Cuba Sonic Attack: US Withdraws Embassy Staff
More than half of the people working for the US embassy in Cuba have been withdrawn in response to mysterious attacks which left its diplomats unwell.
Washington is also warning Americans not to visit Cuba because some attacks occurred in hotels.
At least 21 embassy staff reported health problems ranging from mild brain trauma and deafness to dizziness and nausea.
Describing the US decision as “hasty”, Cuba said it would affect bilateral ties but co-operation would continue.
Secretary of State Rex Tillerson said the two countries would continue to co-operate in investigating the attacks and said diplomatic ties would be maintained.
Earlier reports suggested that sonic attacks were to blame, but Cuba denies any involvement.
At least two Canadians were also affected.
The US is ordering all non-essential staff in the embassy in Havana to leave, along with all family members. Only “emergency personnel” will remain.
The US has suspended visa processing in Cuba indefinitely.
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A US state department official said: “Until the government of Cuba can ensure safety of our people, we will be reduced to emergency personnel.”
“At least 21 employees have been targeted in specific attacks,” the official said.
Despite an investigation involving the FBI, the Royal Canadian Mounted Police and the Cuban authorities, there is still no full explanation as to the cause of the incidents since late 2016.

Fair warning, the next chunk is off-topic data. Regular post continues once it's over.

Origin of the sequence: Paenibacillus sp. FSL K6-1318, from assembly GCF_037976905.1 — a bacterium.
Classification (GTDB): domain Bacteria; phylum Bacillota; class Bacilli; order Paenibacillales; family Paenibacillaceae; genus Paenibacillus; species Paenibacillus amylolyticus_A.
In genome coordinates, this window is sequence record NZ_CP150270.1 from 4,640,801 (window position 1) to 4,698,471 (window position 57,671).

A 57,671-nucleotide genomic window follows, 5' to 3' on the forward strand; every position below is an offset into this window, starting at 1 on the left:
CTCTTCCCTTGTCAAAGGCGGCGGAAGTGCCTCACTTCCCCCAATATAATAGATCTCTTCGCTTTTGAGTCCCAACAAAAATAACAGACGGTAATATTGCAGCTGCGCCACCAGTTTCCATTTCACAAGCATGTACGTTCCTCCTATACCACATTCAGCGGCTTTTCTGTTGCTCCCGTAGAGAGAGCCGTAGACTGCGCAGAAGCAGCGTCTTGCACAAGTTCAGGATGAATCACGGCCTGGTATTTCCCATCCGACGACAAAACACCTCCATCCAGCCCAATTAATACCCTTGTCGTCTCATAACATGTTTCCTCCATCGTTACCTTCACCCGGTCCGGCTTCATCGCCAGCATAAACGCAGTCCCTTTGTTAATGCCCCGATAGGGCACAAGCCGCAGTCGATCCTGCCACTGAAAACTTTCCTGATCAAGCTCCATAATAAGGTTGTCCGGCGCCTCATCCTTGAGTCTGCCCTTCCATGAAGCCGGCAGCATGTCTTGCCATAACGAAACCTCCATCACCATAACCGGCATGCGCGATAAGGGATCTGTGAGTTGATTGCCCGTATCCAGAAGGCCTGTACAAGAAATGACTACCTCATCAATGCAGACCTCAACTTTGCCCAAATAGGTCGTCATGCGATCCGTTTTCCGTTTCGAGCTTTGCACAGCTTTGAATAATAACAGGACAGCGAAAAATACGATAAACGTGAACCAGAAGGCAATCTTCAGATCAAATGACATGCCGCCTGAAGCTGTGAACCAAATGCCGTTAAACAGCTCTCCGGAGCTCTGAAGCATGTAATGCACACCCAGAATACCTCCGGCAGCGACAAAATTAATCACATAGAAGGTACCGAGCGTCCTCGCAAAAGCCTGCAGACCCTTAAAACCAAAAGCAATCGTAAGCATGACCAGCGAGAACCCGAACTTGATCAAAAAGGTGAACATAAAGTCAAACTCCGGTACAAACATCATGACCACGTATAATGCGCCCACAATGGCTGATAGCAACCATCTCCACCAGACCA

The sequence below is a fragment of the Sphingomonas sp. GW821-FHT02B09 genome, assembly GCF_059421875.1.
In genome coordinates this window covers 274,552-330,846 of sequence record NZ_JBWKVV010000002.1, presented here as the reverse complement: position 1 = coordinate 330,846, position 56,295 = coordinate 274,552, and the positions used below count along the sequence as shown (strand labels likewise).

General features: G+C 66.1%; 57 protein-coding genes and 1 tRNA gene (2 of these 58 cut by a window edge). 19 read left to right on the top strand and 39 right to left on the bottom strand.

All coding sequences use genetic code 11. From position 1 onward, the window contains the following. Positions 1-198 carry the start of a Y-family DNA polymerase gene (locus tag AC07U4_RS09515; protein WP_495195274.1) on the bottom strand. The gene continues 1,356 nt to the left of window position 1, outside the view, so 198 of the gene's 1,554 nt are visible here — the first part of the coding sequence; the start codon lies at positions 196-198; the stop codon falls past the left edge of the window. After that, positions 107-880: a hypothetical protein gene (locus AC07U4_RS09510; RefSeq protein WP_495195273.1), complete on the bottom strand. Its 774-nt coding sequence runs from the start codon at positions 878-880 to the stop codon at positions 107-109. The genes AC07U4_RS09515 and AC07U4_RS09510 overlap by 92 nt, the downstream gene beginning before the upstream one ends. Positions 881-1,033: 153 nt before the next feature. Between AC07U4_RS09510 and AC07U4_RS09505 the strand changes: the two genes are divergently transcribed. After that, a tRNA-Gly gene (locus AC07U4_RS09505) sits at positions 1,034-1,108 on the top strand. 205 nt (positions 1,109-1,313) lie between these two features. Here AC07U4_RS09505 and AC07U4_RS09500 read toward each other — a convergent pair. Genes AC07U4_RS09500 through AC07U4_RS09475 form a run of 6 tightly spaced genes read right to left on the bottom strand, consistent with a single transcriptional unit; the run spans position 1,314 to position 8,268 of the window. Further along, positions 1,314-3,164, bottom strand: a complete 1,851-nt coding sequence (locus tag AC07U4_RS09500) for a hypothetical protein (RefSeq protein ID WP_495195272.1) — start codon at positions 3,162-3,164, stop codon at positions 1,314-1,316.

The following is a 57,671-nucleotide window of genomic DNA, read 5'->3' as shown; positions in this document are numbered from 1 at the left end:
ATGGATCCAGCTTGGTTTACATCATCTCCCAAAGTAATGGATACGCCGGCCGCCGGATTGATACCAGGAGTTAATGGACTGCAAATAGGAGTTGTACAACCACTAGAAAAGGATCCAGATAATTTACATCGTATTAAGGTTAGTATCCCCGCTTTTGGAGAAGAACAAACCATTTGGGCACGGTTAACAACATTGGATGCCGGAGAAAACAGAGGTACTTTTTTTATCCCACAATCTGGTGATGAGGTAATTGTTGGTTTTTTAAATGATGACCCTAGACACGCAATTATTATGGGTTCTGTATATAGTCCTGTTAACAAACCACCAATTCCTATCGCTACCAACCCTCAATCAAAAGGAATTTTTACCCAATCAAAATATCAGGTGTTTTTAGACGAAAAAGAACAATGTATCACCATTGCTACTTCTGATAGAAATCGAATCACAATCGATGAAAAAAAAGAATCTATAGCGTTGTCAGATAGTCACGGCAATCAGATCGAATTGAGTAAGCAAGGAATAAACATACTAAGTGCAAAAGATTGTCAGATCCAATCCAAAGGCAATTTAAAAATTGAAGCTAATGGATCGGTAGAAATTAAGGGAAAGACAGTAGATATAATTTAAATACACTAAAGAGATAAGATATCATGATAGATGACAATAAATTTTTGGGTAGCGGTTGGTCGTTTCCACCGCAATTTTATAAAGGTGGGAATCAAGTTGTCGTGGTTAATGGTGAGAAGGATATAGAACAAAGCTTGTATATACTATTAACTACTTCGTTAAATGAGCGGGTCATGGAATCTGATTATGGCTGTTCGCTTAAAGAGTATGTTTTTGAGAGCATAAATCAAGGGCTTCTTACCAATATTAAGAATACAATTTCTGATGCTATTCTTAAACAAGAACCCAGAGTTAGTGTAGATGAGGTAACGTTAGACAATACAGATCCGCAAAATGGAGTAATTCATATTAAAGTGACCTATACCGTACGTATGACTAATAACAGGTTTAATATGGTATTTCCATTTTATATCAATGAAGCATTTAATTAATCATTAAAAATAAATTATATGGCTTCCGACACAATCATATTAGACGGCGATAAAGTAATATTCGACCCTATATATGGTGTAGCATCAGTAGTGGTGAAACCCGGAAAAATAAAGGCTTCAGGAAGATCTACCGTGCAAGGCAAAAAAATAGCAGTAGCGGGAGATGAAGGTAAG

Earlier reports suggested there were sonic attacks in which staff in Havana were targeted by audio waves, leaving several with chronic hearing issues.
Using an inaudible sound device for a stealth attack “is quite plausible from a technical point of view”, Denis Bedat, a specialist in bio-electromagnetics, told AFP this week.
“Ultrasonic waves, beyond the acoustic capacity of humans, can be broadcast with an amplifier, and the device does not need to be large, or used inside or outside a house.”
He gave as an example the Active Denial System (ADS), an anti-riot gun used by US police forces that emits electromagnetic waves which produce a sudden unbearable burning sensation.
The US has not blamed Cuba for the suspected attacks.
According to the state department official, both the US and Cuban governments “have not yet identified the guilty party”.
“We have not ruled out the possibility of a third country as a part of the investigation but that investigation continues,” he added.
Cuban President Raul Castro had reportedly given his personal assurance to the then-US charge d’affaires in Havana that Cuba was not behind the attacks.
The US reopened its embassy in Havana in 2015 following decades of frozen relations.